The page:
Later I had the privilege of discussing abortion with a friend who had worked as an abortion nurse. She said that the only ones she found difficult were the late abortions – the ones performed for medical rather than psychological reasons, between 12 and 16 weeks. The closer they got to 16 weeks, the more the fetuses started looking like very little babies, and she said she sometimes found those tiny bodies distressing. Which is natural. This didn’t shake her pro-choice views, it just meant that she did see it as a moral question. But I think she, and certainly I, would endorse Deborah’s comment that that moral decision is one that women have the right to make for themselves.
These conversations, and life experience, meant that for me, while it would have been entirely acceptable for me to have ended a pregnancy before my life was financially and economically stable, it would have been a more complex decision after I was married and settled. I think if I had had an unexpected third pregnancy in my 30s, I possibly would have had three children, despite the inconvenience. But possibly not, since I never had to make that decision. Now that I’m in my 40s, and my youngest child is 11, not a chance. A pregnancy would be terminated as swiftly as the current less than ideal laws would allow.
I don’t think pre-abortion counselling, or at least “checking in” is a bad thing. If a woman’s having an abortion when she doesn’t really want to, that’s not good either. But the counselling should be in the context of support, not a hurdle that must be jumped in order to gain access to an abortion. It could, for example, be checking that your decision is a sane decision, not having to establish that you need to end your pregnancy to get your sanity back.
As an aside – I was always entertained by McGillicuddy Serious’ abortion policy, which was to allow abortion, but only post-natal abortion, up to the age of 18 years – on the condition that the mother performed the “abortion” herself. They said they’d chosen the policy on the grounds that it would hopefully offend every side in the debate.
Hilary Stace, in reply to
I demand a public health system (and can we also have a welfare state please).
Andrew C, in reply to
If a women CHOOSES to be sexually active she can take RESPONSIBILITY for that, not the tax payer.
So the rich are fuckers, and the poor are wankers? Something to please all sides of the spectrum I guess...
Iain Thorpe, in reply to
I've always assumed that virulent anti-abortion sentiment does not come from a happy place. Why do you think people act like that? Is some people's pain more important than others? The sub-issue is about moderation, fair play and freedom of speech. I've always thought that free speech is probably the single most important right in our society and we are all damaged when it is restricted. Blocking someone on the basis that they might say something upsetting in future while letting others speak is wrong at a very fundamental level.
Emma Hart, in reply to
I’ve always thought that free speech is probably the single most important right in our society and we are all damaged when it is restricted.
xkcd on what freedom of speech actually is.
Also, I think you're working from an assumption that if everyone is allowed to say whatever they like, you hear all voices. This simply isn't the case. Virulent, aggressive speech causes some people to withdraw, to stop speaking. Speech is not a level playing field. It's harder for some voices to get heard than others.
You don't like it. I get that. You've said it several times now. You don't appear to have listened much to anything anyone has said in response.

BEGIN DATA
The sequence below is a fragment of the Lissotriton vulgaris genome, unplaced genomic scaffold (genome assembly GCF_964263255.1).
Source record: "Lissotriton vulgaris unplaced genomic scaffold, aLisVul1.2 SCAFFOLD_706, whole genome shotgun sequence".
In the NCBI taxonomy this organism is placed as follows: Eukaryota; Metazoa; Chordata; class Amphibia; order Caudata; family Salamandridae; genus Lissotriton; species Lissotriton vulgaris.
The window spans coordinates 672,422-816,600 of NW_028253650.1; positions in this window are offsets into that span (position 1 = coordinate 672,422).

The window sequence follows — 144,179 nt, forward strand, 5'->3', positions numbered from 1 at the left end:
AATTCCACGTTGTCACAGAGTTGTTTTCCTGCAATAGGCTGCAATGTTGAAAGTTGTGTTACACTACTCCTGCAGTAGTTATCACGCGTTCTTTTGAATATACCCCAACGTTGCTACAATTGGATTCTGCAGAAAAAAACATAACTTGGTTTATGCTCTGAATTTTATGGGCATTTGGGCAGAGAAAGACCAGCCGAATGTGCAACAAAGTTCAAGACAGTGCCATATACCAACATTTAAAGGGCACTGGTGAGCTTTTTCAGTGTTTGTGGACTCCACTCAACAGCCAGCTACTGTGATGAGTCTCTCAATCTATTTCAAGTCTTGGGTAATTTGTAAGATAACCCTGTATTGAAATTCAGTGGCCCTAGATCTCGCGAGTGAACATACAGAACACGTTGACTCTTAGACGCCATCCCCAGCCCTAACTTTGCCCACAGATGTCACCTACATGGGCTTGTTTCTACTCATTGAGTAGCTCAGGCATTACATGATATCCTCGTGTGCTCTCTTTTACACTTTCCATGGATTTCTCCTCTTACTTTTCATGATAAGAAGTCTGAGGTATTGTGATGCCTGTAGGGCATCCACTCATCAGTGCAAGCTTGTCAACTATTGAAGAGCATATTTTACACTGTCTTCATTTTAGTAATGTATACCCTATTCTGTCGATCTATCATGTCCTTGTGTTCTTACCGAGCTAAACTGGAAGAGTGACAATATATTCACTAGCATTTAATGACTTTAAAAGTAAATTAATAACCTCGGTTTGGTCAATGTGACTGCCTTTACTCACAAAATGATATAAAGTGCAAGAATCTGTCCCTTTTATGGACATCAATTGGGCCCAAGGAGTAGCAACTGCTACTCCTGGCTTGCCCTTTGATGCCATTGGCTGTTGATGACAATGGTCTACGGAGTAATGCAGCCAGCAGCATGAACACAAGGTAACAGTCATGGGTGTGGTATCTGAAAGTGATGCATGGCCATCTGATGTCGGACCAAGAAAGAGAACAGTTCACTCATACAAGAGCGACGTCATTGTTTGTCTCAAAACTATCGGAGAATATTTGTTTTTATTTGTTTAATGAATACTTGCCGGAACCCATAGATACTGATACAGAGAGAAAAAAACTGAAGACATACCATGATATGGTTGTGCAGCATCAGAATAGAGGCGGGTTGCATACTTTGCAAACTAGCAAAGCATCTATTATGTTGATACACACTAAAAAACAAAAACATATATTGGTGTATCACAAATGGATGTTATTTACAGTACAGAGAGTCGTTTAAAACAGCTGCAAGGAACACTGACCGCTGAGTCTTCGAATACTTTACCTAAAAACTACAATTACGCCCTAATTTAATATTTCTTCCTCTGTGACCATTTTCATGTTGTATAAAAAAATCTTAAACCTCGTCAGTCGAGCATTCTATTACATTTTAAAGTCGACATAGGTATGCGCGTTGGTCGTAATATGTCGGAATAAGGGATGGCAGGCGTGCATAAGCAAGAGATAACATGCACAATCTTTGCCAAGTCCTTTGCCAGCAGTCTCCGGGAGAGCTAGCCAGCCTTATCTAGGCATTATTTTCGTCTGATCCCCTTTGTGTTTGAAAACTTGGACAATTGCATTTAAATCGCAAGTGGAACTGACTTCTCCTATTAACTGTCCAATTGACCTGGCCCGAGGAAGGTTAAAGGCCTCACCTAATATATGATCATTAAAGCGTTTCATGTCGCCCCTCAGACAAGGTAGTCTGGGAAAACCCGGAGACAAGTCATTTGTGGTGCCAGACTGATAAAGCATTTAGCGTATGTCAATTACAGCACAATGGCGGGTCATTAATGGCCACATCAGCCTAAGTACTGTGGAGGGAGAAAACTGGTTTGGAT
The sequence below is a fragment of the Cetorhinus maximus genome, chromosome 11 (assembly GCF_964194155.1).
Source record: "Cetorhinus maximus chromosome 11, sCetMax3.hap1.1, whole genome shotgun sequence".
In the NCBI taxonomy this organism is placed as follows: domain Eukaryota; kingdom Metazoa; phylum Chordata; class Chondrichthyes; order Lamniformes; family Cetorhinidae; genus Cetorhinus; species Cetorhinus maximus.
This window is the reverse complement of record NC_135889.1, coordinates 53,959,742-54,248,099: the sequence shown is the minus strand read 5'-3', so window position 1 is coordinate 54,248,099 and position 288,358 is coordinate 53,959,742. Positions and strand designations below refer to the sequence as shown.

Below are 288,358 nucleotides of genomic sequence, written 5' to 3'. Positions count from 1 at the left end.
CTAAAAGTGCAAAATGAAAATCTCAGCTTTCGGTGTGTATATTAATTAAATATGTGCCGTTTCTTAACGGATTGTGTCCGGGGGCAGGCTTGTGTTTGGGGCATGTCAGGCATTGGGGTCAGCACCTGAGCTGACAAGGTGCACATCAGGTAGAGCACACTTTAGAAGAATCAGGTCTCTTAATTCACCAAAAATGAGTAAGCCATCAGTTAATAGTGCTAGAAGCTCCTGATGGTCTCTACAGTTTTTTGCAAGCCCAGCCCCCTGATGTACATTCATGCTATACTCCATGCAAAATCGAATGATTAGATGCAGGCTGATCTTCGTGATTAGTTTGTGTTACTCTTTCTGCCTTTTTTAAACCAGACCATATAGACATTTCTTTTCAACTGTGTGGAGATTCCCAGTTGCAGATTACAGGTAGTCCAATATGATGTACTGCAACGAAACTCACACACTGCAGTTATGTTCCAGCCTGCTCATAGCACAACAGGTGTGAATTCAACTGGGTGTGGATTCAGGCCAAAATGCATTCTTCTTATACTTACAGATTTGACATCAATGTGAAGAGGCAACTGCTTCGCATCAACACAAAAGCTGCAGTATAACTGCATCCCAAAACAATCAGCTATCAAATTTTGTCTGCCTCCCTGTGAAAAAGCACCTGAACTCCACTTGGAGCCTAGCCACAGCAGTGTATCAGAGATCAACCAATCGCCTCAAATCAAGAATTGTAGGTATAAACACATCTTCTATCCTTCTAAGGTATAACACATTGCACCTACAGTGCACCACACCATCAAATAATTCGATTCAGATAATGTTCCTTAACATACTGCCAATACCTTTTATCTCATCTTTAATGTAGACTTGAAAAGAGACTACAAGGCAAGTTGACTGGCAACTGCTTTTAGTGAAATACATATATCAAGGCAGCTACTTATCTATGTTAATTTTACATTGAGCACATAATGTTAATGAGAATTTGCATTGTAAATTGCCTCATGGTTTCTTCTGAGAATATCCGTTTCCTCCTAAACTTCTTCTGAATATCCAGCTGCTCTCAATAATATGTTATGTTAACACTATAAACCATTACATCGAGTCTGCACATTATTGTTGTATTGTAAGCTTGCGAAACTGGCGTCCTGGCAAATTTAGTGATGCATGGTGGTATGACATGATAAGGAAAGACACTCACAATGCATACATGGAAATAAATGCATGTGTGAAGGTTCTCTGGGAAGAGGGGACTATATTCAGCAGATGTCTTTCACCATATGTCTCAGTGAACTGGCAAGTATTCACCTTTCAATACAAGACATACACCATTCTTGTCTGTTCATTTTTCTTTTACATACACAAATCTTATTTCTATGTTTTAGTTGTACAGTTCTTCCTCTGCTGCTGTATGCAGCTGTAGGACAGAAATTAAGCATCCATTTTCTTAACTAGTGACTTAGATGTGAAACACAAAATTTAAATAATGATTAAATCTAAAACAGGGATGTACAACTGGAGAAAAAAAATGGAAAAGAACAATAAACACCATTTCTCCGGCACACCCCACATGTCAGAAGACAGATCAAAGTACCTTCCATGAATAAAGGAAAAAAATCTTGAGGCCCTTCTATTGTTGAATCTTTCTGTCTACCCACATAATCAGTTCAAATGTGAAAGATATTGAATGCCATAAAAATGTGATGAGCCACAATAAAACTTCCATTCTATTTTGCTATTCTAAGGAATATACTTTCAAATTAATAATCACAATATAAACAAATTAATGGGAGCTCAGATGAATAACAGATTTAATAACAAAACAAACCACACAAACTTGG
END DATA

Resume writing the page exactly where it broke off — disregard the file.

I've always assumed that anti-abortion sentiment comes from a place where ignorance, lack of empathy, and a massive sense of entitlement cavort merrily together through the fields.
Amazing how when Russell bans a troll, another one immediately pops up defending him. Sock puppet, anyone?
Craig Young, in reply to
Yeah, Emma, it's called patriarchal religious social conservatism. Happily, the Christian Right is not what it used to be, apart from the asinine derivative bobbings of Mr McCoskrie and his Family First cohorts and Colon Craig's Conservipated Party. And these days, that's about all.
Sofie Bribiesca, in reply to
I wrote as much last night then must have forgotten to post . Yes always seems to be the case. It's such a coincidence innit ;)
Lucy Telfar Barnard, in reply to
I’ve always assumed that anti-abortion sentiment comes from a place where ignorance, lack of empathy, and a massive sense of entitlement cavort merrily together through the fields.
I don’t think it’s as simple as that. I know a very good woman, a good Catholic. By good, I mean I think she does all she can to live by all the best bits of the Bible, not to show other people how good she is, but because she believes, modestly and quietly, that it is the right thing to do. She’s by no means virulent about it, but I know she doesn’t like abortion. I am quite sure it’s not out of any desire to punish women for their sexuality, or to make the child suffer or anything like that. She just sees an embryo, or a foetus, as life, and the thought of that life being ended makes her sad.
She is not ignorant, nor lacking in empathy, and certainly shows no signs of any sense of entitlement. I don’t think she would ever judge a woman for having an abortion (see above about best bits, and thus “judge not, lest ye yourself be judged”). You can feel sad about something happening without judging the people who do it.
She has worked, over the years, to advance many rights of women, and that work is not diminished just because of her feelings in this area. In any conversation I’ve had with her about women’s rights, we have agreed wholeheartedly. We have not disagreed about abortion because we haven’t had any conversation about abortion, hopefully because we respect each other too much to have any need to convince the other that she is wrong – that’s certainly how I feel about it anyway. I have gathered her feelings about it through observation, and mostly through what she doesn’t say, rather than what she does.
So while there are plenty of anti-abortionists who fit your description, I wouldn’t like to see all of them described that way.